The thrill of travel isn’t the only reason some are itching to get back on the road. “So much of what we do is meeting with clients, partners and going to conferences,” said Harry Kargman, founder and CEO of Kargo, adding that he’s worried about losing his top tier Delta medallion Diamond 360 status while he’s grounded. (Kargman need not worry in the short term; Delta has said medallion status will automatically carry over to 2021.)
Kargman continued: “When you can’t travel and meet with people, the chance of getting on their radar and having a productive conversation decreases tremendously, unless you already have an existing relationship. That’s the hardest part of this — that kismet connection of bumping into people and something coming out of it doesn’t exist.”
Rethinking how much to be away
That being said, Kargman is among the road warriors thankful to spend more time at home and with their families. “To have this time is special,” said Kargman. “As long as you don’t take that for granted, you realize that you’ve been given this window of time with your children.”
Even those road warriors without children at home to spend time with appreciate being able to slow down. “My whole world is normally very frantic,” said Tom Goodwin, head of futures and insights at Publicis Groupe. “I speak in 50 cities in 40 countries every year. It’s a very unusual week when I’m not flying somewhere. It’s extremely nice to be in one place and take stock of things. ”
For some, it’s not just about appreciating this window of time with family — though that’s certainly also true for Frans Van Hulle, CEO and co-founder of the lead exchange marketplace PX — but recognizing that they can recalibrate their schedules to incorporate more video conferencing and travel less.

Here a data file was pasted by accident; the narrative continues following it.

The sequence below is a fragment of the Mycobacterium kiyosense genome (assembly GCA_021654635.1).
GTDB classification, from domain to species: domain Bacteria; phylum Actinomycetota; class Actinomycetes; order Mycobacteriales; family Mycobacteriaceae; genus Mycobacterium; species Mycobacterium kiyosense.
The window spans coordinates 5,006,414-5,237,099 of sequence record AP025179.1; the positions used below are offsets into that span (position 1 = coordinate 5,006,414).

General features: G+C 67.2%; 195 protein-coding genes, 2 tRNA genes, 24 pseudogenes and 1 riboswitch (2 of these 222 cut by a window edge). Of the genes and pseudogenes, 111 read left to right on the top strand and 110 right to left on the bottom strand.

“Post-corona, working from home will be a more solid part of the way we work together,” said Van Hulle, adding that he has traveled 150 days of the year for the last 15 years. “I’m going to reduce [the size of] my office in New York — we’re paying way too much money for that — and for sure I’m going to travel less and do way more video conferencing.”
A new way of working — for now
While this may change how often some travel, many believe that this moment of video conference calls and digital connection will not be the norm. With everyone at home and unable to use travel as an excuse not to meet up, it’s easier to keep in touch and have the virtual meetings but when people do return to work doing so won’t be a given. That’s why they aren’t worried about CFOs slicing and dicing their travel altogether.
“The industry has a newfound respect for virtual meetings, which might put a damper on the felt need to be physically present for meetings,” said Kasper Skou, CEO and co-founder, Semasio, adding that he’s flown over 40,000 miles over the last year. “However, the inability to foster serendipitous encounters will be felt. Moving forward, people will become more discerning in their business travel, rather than defaulting to in-person. The question we will now pose to ourselves is: ‘What is the real benefit of me being there in person?’”
“Once we’re back into offices, old patterns and habits will emerge,” said Kargman.